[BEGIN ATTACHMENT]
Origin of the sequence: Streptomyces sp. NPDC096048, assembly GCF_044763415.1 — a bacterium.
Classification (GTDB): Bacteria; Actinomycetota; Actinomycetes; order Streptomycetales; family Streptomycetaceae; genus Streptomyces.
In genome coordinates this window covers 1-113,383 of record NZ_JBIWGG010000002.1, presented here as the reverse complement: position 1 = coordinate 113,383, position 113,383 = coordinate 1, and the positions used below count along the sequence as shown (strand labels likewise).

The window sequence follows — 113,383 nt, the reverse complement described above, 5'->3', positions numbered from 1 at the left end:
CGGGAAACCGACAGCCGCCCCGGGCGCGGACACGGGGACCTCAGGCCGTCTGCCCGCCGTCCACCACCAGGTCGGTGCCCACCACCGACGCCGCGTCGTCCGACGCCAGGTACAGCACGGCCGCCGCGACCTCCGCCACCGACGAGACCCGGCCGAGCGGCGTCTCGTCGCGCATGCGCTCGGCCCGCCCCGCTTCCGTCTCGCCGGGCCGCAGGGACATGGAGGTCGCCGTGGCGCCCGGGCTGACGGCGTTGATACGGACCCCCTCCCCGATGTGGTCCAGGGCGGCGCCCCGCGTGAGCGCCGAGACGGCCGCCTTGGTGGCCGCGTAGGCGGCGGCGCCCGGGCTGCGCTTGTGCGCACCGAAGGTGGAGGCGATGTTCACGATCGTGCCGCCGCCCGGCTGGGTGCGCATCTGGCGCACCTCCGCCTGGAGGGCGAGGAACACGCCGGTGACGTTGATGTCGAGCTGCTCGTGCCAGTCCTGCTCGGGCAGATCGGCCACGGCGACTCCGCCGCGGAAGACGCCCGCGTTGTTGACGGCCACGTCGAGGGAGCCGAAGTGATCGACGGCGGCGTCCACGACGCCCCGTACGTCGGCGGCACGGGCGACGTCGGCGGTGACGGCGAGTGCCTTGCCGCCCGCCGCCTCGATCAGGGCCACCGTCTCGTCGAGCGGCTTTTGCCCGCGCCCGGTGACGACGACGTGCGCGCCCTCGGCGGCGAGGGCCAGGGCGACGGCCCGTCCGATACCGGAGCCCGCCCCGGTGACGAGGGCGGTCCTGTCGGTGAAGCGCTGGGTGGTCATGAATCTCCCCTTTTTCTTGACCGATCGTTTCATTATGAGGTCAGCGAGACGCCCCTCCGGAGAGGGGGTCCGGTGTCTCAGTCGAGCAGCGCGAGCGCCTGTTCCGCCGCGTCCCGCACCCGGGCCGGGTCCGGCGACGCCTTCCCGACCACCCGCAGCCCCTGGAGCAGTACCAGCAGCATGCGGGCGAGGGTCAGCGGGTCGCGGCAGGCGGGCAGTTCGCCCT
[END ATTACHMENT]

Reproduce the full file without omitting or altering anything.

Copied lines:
Origin of the sequence: Streptomyces sp. NPDC096048, assembly GCF_044763415.1 — a bacterium.
Classification (GTDB): Bacteria; Actinomycetota; Actinomycetes; order Streptomycetales; family Streptomycetaceae; genus Streptomyces.
In genome coordinates this window covers 1-113,383 of record NZ_JBIWGG010000002.1, presented here as the reverse complement: position 1 = coordinate 113,383, position 113,383 = coordinate 1, and the positions used below count along the sequence as shown (strand labels likewise).

The window sequence follows — 113,383 nt, the reverse complement described above, 5'->3', positions numbered from 1 at the left end:
CGGGAAACCGACAGCCGCCCCGGGCGCGGACACGGGGACCTCAGGCCGTCTGCCCGCCGTCCACCACCAGGTCGGTGCCCACCACCGACGCCGCGTCGTCCGACGCCAGGTACAGCACGGCCGCCGCGACCTCCGCCACCGACGAGACCCGGCCGAGCGGCGTCTCGTCGCGCATGCGCTCGGCCCGCCCCGCTTCCGTCTCGCCGGGCCGCAGGGACATGGAGGTCGCCGTGGCGCCCGGGCTGACGGCGTTGATACGGACCCCCTCCCCGATGTGGTCCAGGGCGGCGCCCCGCGTGAGCGCCGAGACGGCCGCCTTGGTGGCCGCGTAGGCGGCGGCGCCCGGGCTGCGCTTGTGCGCACCGAAGGTGGAGGCGATGTTCACGATCGTGCCGCCGCCCGGCTGGGTGCGCATCTGGCGCACCTCCGCCTGGAGGGCGAGGAACACGCCGGTGACGTTGATGTCGAGCTGCTCGTGCCAGTCCTGCTCGGGCAGATCGGCCACGGCGACTCCGCCGCGGAAGACGCCCGCGTTGTTGACGGCCACGTCGAGGGAGCCGAAGTGATCGACGGCGGCGTCCACGACGCCCCGTACGTCGGCGGCACGGGCGACGTCGGCGGTGACGGCGAGTGCCTTGCCGCCCGCCGCCTCGATCAGGGCCACCGTCTCGTCGAGCGGCTTTTGCCCGCGCCCGGTGACGACGACGTGCGCGCCCTCGGCGGCGAGGGCCAGGGCGACGGCCCGTCCGATACCGGAGCCCGCCCCGGTGACGAGGGCGGTCCTGTCGGTGAAGCGCTGGGTGGTCATGAATCTCCCCTTTTTCTTGACCGATCGTTTCATTATGAGGTCAGCGAGACGCCCCTCCGGAGAGGGGGTCCGGTGTCTCAGTCGAGCAGCGCGAGCGCCTGTTCCGCCGCGTCCCGCACCCGGGCCGGGTCCGGCGACGCCTTCCCGACCACCCGCAGCCCCTGGAGCAGTACCAGCAGCATGCGGGCGAGGGTCAGCGGGTCGCGGCAGGCGGGCAGTTCGCCCT